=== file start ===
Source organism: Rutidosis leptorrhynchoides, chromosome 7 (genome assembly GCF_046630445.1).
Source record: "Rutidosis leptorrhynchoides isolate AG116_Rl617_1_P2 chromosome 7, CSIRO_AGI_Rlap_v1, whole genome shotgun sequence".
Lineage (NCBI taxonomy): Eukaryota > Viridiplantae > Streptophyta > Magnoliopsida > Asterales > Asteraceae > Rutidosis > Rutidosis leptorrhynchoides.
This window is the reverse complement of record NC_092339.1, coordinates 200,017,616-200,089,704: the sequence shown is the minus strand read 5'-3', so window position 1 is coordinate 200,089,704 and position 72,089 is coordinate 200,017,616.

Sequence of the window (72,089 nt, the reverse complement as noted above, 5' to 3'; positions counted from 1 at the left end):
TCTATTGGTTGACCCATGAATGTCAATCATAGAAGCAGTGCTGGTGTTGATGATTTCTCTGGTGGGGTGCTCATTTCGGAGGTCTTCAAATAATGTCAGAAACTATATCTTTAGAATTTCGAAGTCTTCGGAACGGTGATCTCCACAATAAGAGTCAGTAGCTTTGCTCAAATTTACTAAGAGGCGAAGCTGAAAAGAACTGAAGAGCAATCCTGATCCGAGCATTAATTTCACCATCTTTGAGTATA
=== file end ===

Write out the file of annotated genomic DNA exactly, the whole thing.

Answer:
Source organism: Rutidosis leptorrhynchoides, chromosome 7 (genome assembly GCF_046630445.1).
Source record: "Rutidosis leptorrhynchoides isolate AG116_Rl617_1_P2 chromosome 7, CSIRO_AGI_Rlap_v1, whole genome shotgun sequence".
Lineage (NCBI taxonomy): Eukaryota > Viridiplantae > Streptophyta > Magnoliopsida > Asterales > Asteraceae > Rutidosis > Rutidosis leptorrhynchoides.
This window is the reverse complement of record NC_092339.1, coordinates 200,017,616-200,089,704: the sequence shown is the minus strand read 5'-3', so window position 1 is coordinate 200,089,704 and position 72,089 is coordinate 200,017,616.

Sequence of the window (72,089 nt, the reverse complement as noted above, 5' to 3'; positions counted from 1 at the left end):
TCTATTGGTTGACCCATGAATGTCAATCATAGAAGCAGTGCTGGTGTTGATGATTTCTCTGGTGGGGTGCTCATTTCGGAGGTCTTCAAATAATGTCAGAAACTATATCTTTAGAATTTCGAAGTCTTCGGAACGGTGATCTCCACAATAAGAGTCAGTAGCTTTGCTCAAATTTACTAAGAGGCGAAGCTGAAAAGAACTGAAGAGCAATCCTGATCCGAGCATTAATTTCACCATCTTTGAGTATA